Lviv

What is Lviv known for?


distinctive musical

Piano Competition in Paris (1983), has established himself as a distinctive musical personality and has received critical audience acclaim for his fresh and penetrating readings of scores. Residing in the US since 1991, he is a visiting member of the faculty at State University of New York, in Purchase, N.Y., and an artist-in-residence at the Music and Art Center of Greene County, in Hunter,N.Y. Born in Lviv, Ukraine, Vynnytsky studied at the Moscow Tchaikovsky Conservatory with renowned pianist Yevgeny Malinin. Commons:Category:Lviv Wikipedia:Lviv Dmoz:Regional Europe Ukraine Provinces Lviv Oblast Lviv


finishing work

. * Commons:Category:Lviv Wikipedia:Lviv Dmoz:Regional Europe Ukraine Provinces Lviv Oblast Lviv


event world

Swedish Championship , a title he's won six times since, including three times in a row from 1997 to 1999. That year, he also won a bronze medal at the Junior World Championships in Lviv. In 1991, he made his debut at the World Championship in Göteborg, and surprised many by winning silver (silver medal). This promising performance was followed up by two fourteenth-places at the next World Championship, before he won the last single-event World Championships in an extra play-off race against Dane Hans Nielsen (Hans Nielsen (speedway rider)) and Australian Craig Boyce. In 1993 he won the Speedway World Pairs Championship with Per Jonsson and Henrik Gustafsson. He also won the 1994 World Team Championship (Speedway World Team Cup). After many successful military campaigns against the Poles, Hetman Bohdan Khmelnytsky made a triumphant entry into Kiev on Christmas 1648 where he was hailed liberator of the people from Polish captivity. In February 1649, during negotiations in Pereiaslav (Pereiaslav-Khmelnytskyi) with a Polish delegation, Khmelnytsky had made it clear to the Poles that he was the Knyaz of Ruthenia that stretches all the way to Lviv, Chelm, Halych, and build with the Tatar's help. J. Michałowski, Księga pamiętnicza..., s. 366-367. He warned them about his intention to resume his military campaign. Its geographical location had a positive influence on its development and growth. The town became a flourishing trade center being located on the major trade route between Halych and Lviv and especially during the 15th to 16th century due to support from the Polish king Jan III Sobieski. It also was destroyed during one of the Tatars raids in 1523. The city was later rebuilt and included a castle for defense purposes which later in 18th century was demounted by the Austrian authorities. In 1634 the city was destroyed once again by another Tatar raid. In times of the Khmelnytsky Uprising the Cossack Hetmanate army was reinforces here by the Hungarian regiments of prince Rákóczi (George II Rákóczi) of Transylvania. After the partition of the Polish-Lithuanian Commonwealth in 1772 the city became a part of the Austro-Hungary (see: Partitions of Poland). During the revolutionary times in the empire the Ruthenian Council is created in the city in 1848. During 1872-1875 the city was connected to a railroad network. Its first wooden train station was built in 1875. During these times it starting to industrialize. Among the most influencing citizens of the city were Doctor Yevhen Olesnytsky, Father Oleksa Bobykevych, and Father O.Nyzhankivsky. That was about Czechoslovakia. Yes - at the same time, names which were in use in the early twentieth century should, I think, clearly be mentioned - Lemberg for Lviv, for instance, was in common use (it is the location of the 1911 Britannica article, for instance); similarly with Pressburg for Bratislava. john (User:John Kenney) k (User_talk:John Kenney) 05:34, 10 Jun 2005 (UTC) 180px right thumb Antoni Cieszyński (File:Antoni Cieszynski.jpg) '''Antoni Cieszyński''' (b. 31 May 1882 in Oels (Oleśnica), Silesia, Germany - 4 July 1941 in Lwów (Lviv), Poland) was a Polish (Poland) physician, dentist and surgeon. Commons:Category:Lviv Wikipedia:Lviv Dmoz:Regional Europe Ukraine Provinces Lviv Oblast Lviv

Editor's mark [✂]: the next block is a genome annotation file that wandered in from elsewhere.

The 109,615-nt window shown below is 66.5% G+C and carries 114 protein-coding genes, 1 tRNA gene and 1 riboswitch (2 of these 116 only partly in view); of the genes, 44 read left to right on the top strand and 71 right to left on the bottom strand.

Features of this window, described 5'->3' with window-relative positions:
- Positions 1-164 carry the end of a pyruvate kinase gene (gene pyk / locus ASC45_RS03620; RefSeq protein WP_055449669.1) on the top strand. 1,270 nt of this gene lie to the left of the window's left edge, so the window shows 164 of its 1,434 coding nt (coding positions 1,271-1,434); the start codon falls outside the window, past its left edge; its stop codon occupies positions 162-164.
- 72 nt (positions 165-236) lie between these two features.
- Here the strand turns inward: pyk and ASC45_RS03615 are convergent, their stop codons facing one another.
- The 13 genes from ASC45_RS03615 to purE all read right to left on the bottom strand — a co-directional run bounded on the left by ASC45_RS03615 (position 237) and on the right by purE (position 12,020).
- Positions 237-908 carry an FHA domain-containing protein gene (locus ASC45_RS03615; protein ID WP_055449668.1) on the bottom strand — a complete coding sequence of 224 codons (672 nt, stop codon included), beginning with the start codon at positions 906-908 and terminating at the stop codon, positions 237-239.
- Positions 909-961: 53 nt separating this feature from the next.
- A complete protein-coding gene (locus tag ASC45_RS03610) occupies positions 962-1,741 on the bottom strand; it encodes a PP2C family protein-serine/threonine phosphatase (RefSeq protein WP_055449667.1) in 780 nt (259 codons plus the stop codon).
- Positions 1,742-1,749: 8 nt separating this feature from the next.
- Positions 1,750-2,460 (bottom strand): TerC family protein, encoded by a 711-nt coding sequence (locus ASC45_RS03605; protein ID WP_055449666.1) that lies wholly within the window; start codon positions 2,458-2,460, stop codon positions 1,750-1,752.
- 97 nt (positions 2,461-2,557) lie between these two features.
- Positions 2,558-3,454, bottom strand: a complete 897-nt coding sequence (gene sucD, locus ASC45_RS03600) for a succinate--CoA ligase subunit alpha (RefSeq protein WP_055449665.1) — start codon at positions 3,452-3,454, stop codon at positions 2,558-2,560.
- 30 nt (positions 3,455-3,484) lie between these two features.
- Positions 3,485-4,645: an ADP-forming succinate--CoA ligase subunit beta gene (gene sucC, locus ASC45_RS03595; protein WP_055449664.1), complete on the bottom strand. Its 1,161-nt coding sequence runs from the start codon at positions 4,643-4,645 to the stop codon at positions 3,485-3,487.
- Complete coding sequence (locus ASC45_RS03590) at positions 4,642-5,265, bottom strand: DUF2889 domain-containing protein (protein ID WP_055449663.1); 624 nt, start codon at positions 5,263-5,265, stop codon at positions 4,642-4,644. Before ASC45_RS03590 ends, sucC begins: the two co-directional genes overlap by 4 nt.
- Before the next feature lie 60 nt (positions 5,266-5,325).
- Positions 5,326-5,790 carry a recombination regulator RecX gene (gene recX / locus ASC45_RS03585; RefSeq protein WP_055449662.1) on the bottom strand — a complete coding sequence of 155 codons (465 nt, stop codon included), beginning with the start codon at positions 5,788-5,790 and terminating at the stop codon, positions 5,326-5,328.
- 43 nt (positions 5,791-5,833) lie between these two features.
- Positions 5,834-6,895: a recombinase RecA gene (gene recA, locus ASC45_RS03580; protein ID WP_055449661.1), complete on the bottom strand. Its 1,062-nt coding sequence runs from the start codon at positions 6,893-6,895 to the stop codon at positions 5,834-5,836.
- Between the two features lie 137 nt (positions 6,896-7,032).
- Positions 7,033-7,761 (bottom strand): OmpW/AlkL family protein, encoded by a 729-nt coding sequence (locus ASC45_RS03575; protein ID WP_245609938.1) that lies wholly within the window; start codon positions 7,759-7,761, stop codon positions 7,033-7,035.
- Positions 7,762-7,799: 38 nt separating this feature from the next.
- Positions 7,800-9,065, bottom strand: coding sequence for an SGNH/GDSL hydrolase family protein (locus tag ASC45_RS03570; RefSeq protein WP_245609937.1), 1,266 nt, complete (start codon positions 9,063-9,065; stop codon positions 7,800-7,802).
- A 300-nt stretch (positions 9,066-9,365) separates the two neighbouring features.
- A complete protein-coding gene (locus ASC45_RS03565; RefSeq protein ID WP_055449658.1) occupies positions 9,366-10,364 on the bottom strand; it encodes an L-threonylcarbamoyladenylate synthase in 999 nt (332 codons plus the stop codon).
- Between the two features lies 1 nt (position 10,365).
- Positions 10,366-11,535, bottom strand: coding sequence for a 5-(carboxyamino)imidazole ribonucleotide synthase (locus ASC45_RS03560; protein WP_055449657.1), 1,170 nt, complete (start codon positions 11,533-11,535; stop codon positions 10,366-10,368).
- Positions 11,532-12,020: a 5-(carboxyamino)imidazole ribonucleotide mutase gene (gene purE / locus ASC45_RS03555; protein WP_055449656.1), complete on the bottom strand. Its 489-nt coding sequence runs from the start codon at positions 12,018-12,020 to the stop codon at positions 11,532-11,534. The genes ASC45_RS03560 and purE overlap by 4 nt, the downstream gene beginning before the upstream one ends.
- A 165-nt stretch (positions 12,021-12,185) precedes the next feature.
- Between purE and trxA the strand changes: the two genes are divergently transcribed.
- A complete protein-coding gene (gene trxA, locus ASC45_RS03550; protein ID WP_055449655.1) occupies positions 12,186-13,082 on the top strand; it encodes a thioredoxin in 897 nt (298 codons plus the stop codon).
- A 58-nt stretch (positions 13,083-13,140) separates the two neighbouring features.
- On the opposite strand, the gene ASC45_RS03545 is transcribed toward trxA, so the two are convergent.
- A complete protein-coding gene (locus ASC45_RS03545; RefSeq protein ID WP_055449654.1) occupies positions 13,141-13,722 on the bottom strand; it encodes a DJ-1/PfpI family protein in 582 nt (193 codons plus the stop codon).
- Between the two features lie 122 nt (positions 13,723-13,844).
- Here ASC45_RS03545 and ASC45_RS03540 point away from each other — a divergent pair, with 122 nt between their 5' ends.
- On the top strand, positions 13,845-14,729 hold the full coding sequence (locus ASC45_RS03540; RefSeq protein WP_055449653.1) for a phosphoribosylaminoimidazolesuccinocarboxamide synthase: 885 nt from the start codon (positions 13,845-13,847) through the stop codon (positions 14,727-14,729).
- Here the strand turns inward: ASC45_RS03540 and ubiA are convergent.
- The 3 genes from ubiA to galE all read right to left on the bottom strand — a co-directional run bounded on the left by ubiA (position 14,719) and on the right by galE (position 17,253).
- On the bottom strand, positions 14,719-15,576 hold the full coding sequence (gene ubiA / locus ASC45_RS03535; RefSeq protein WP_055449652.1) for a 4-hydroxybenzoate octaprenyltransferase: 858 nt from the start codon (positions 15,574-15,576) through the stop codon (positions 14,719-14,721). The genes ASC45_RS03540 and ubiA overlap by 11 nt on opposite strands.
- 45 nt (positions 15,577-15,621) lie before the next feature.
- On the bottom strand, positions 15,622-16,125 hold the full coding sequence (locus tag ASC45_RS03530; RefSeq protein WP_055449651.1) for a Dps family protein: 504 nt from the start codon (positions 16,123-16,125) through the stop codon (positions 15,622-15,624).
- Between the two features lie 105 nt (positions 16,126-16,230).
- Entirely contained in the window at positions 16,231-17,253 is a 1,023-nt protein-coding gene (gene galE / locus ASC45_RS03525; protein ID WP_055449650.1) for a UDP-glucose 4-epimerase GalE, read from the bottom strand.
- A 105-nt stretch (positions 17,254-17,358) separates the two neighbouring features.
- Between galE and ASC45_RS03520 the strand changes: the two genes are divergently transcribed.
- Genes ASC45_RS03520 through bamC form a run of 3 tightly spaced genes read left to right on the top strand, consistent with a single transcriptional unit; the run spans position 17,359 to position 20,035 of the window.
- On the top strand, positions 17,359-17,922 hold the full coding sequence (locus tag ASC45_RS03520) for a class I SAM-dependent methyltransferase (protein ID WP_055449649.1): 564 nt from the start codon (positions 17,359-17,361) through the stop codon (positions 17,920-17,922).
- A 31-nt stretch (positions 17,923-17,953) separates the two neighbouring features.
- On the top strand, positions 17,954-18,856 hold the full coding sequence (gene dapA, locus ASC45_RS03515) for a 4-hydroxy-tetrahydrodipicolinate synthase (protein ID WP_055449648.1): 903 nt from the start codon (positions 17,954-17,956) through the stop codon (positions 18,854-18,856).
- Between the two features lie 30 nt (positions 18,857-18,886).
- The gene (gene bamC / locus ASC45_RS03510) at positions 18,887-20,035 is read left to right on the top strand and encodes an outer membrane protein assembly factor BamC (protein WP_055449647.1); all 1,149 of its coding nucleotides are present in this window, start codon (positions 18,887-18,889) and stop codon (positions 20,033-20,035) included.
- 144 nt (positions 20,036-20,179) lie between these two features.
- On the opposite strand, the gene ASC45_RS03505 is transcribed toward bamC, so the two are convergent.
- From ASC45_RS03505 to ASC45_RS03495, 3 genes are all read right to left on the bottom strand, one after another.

political scientific

The First World War and the Russian Civil War led to the first massive political emigration, which strengthened the existing Ukrainian communities by infusing them with members from political, scientific, and cultural backgrounds. Furthermore, some of these new emigrants formed Ukrainian communities in Western and Central Europe. Thus, new communities were created in the Czechoslovakia, Germany, Poland, France, Belgium, Austria, Romania, and Yugoslavia. The largest was in Prague, which